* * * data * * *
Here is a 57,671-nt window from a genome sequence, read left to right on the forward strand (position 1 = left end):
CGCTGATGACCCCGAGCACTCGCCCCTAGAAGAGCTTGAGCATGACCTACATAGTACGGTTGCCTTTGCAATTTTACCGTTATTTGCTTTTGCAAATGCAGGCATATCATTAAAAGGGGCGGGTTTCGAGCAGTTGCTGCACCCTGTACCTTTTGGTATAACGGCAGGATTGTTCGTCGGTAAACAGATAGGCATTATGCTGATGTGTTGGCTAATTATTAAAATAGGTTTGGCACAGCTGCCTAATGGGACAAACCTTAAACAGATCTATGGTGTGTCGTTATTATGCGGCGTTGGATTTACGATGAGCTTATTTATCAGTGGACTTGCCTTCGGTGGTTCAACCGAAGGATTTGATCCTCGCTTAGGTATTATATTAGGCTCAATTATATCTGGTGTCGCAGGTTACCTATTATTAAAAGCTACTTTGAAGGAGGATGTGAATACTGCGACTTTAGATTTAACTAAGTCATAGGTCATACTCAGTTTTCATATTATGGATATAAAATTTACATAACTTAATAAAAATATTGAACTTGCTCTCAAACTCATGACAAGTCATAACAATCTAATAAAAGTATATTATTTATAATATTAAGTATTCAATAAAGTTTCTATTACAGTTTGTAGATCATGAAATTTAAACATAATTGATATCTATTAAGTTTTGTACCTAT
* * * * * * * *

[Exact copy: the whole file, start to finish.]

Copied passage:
Here is a 57,671-nt window from a genome sequence, read left to right on the forward strand (position 1 = left end):
CGCTGATGACCCCGAGCACTCGCCCCTAGAAGAGCTTGAGCATGACCTACATAGTACGGTTGCCTTTGCAATTTTACCGTTATTTGCTTTTGCAAATGCAGGCATATCATTAAAAGGGGCGGGTTTCGAGCAGTTGCTGCACCCTGTACCTTTTGGTATAACGGCAGGATTGTTCGTCGGTAAACAGATAGGCATTATGCTGATGTGTTGGCTAATTATTAAAATAGGTTTGGCACAGCTGCCTAATGGGACAAACCTTAAACAGATCTATGGTGTGTCGTTATTATGCGGCGTTGGATTTACGATGAGCTTATTTATCAGTGGACTTGCCTTCGGTGGTTCAACCGAAGGATTTGATCCTCGCTTAGGTATTATATTAGGCTCAATTATATCTGGTGTCGCAGGTTACCTATTATTAAAAGCTACTTTGAAGGAGGATGTGAATACTGCGACTTTAGATTTAACTAAGTCATAGGTCATACTCAGTTTTCATATTATGGATATAAAATTTACATAACTTAATAAAAATATTGAACTTGCTCTCAAACTCATGACAAGTCATAACAATCTAATAAAAGTATATTATTTATAATATTAAGTATTCAATAAAGTTTCTATTACAGTTTGTAGATCATGAAATTTAAACATAATTGATATCTATTAAGTTTTGTACCTAT